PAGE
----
Nonstructural HIV proteins as targets for prophylactic or therapeutic vaccines.
The experimental evidence that provides the rationale for the use of nonstructural HIV-1 gene products as vaccine antigens is discussed, and the current status and the future development of these novel vaccines are summarized. Expand
Candidate HIV-1 Tat vaccine development: from basic science to clinical trials.
The characteristics of Tat are reviewed and why it was selected for use in avaccine, and the approach may be effective for both preventive and therapeutic vaccinestrategies. Expand
Prospects and challenges for prophylactic and therapeutic HIV vaccines.
The best strategy for controlling the HIV pandemic remains the development of an efficacious prophylactic vaccine. Efficacy trials performed during this decade will yield information on theExpand
New insights into evaluating effective T-cell responses to HIV
There is currently still too little known about the antiviral immune responses in both humans and non-human primate studies to directly and accurately compare their similarities and differences and to draw any definitive conclusions. Expand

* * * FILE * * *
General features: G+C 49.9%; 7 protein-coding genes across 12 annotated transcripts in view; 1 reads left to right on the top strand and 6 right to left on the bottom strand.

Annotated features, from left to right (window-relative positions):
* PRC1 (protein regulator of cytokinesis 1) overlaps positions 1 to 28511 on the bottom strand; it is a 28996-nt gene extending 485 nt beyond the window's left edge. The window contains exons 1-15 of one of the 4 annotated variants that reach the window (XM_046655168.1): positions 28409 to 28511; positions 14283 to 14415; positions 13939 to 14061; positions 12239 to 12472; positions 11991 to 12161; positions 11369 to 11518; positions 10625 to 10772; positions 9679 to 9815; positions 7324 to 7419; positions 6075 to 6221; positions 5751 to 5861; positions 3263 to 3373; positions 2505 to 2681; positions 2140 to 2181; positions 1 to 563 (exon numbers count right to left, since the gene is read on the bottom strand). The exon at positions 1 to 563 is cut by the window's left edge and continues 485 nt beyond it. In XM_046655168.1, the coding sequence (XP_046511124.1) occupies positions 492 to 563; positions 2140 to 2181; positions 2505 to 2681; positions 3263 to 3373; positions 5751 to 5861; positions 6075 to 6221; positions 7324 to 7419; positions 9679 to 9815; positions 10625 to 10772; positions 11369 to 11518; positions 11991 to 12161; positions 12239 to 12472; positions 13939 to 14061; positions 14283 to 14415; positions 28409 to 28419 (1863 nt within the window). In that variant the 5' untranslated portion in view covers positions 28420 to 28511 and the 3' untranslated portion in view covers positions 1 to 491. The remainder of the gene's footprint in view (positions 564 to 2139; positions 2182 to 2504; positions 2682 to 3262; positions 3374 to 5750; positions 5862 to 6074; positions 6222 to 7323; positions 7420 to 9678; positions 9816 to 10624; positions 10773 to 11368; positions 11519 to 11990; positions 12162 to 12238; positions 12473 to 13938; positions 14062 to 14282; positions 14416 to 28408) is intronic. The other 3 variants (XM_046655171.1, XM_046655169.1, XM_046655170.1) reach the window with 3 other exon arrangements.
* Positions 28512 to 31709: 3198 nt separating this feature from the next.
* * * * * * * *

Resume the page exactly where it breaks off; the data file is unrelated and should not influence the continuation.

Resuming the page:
Progress in the development of an HIV-1 vaccine.
The authors' growing understanding of the biology of HIV-1 and immune responses to this virus will continue to suggest improved vaccination approaches for exploration, and considerable effort is now being focused on evaluating live vector-based vaccine and plasmid DNA vaccine approaches for preventing HIV- 1 infection both in animal model and human studies. Expand
Passive immunization with a human monoclonal antibody protects hu-PBL-SCID mice against challenge by primary isolates of HIV-1
The results are encouraging for antibody-based postexposure prophylaxis and support the notion that antibody induction could contribute to an effective vaccine. Expand
Human immunodeficiency virus type 1 Rev- and Tat-specific cytotoxic T lymphocyte frequencies inversely correlate with rapid progression to AIDS.
It is shown in twelve HIV-1-infected individuals that detection of Rev-specific CTL precursors (CTLp) early in the asymptomatic stage, as well as detection ofRev- and Tat- specific CTLp later during follow-up, inversely correlate with rapid disease progression, in agreement with the hypothesis that CTL against proteins that are important for early viral transcription and translation are of particular importance in protection from rapid Disease progression. Expand